IL: Chicago Restaurants Can Now Charge You A BYOB Fee

Mark Willingham Uncategorized

IL: Chicago Restaurants Can Now Charge You A BYOB Fee

 

Chicagoist

By Anthony Todd

June 7, 2016

If a city commission changes a rule but doesn’t actually tell anyone, did the rule change? That’s the odd conundrum that WBEZ ran into over the course of the last week. They discovered that the city’s stated policy on charging fees for bringing your own alcohol to restaurants wasn’t actually the law—it was the result of an administrative mistake. Now, it’s possible that your favorite restaurants might start charging you to bring in booze.

 

Here’s the backstory: last week, Curious City did a report on why Chicago has so many BYOB restaurants. In creating that report, they looked at all the city documentation on BYOB restaurants, and that documentation had one thing in common: It said that city policy dictated that if a restaurant didn’t have a liquor license, it couldn’t charge a “corkage fee,” or a fee to bring your own alcohol.

 

This rule makes some kind of sense. If a restaurant is serving high-profit-margin alcohol, the only way it will offset the loss from someone bringing in their own alcohol is to charge them a fee. If it doesn’t serve alcohol, the restaurant is not really “losing” anything when someone brings their own bottle, though you do have to incur some costs to provide glasses and service.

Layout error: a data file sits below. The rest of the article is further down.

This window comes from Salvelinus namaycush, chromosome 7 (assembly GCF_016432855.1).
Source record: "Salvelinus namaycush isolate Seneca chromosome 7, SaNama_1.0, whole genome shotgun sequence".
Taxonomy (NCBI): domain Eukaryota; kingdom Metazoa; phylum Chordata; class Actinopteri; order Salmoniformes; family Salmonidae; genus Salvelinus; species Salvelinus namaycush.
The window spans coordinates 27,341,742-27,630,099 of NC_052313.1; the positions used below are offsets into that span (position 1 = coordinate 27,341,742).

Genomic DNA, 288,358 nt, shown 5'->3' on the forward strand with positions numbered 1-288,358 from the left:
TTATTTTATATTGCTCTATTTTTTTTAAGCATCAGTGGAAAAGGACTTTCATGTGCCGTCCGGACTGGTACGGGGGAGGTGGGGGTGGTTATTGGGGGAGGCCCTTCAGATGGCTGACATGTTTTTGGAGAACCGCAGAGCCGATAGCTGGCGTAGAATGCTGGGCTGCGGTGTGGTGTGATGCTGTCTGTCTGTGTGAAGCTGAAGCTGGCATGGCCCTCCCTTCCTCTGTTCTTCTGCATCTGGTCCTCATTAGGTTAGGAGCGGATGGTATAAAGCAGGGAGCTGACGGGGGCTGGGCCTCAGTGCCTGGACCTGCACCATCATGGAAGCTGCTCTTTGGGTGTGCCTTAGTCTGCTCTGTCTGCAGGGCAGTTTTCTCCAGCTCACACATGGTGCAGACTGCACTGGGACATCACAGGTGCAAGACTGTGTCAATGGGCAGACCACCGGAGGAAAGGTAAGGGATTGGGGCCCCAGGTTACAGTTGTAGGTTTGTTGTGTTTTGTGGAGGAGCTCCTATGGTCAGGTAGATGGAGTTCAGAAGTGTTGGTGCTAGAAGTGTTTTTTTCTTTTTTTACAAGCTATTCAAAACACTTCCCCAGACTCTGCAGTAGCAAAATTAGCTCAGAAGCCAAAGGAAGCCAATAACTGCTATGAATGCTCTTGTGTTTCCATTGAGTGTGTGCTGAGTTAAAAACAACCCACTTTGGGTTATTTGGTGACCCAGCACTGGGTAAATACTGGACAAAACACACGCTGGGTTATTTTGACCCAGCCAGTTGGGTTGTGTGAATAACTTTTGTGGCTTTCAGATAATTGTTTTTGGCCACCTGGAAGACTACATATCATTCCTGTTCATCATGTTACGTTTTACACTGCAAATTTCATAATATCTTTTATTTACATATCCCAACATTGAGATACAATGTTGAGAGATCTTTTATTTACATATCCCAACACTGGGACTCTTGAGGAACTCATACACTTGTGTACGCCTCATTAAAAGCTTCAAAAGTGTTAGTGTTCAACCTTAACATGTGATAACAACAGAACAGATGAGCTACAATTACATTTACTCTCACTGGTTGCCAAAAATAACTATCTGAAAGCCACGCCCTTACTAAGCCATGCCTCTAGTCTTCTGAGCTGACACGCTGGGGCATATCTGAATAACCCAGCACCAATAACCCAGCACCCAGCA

Except, it turns out that this hasn’t been the law since 2008. That’s when the commissioner of the Department of Business Affairs and Consumer Protection apparently changed this rule, to allow restaurants to charge corkage fees. But no one ever updated any of the documentation that the city put out publicly, so as far as anyone knew, the rule didn’t change. As of May, 2016, the old rule was still being published. At least until the department contacted WBEZ.

 

Even better, WBEZ found restaurants that got in trouble for charging a corkage fee, which was legal, except no one knew it was legal. What a mess!

 

Will this mean that diners will have to start paying a fee to BYOB? It’ll depend on the restaurant. Some may decide that they can squeeze a little extra money out of diners, and even with the fee, it’ll probably still be cheaper to bring your own. Others won’t want to rock the boat. Especially because, now that this has become public, who knows if the rule is about to change again. Here’s hoping that the city tells someone this time.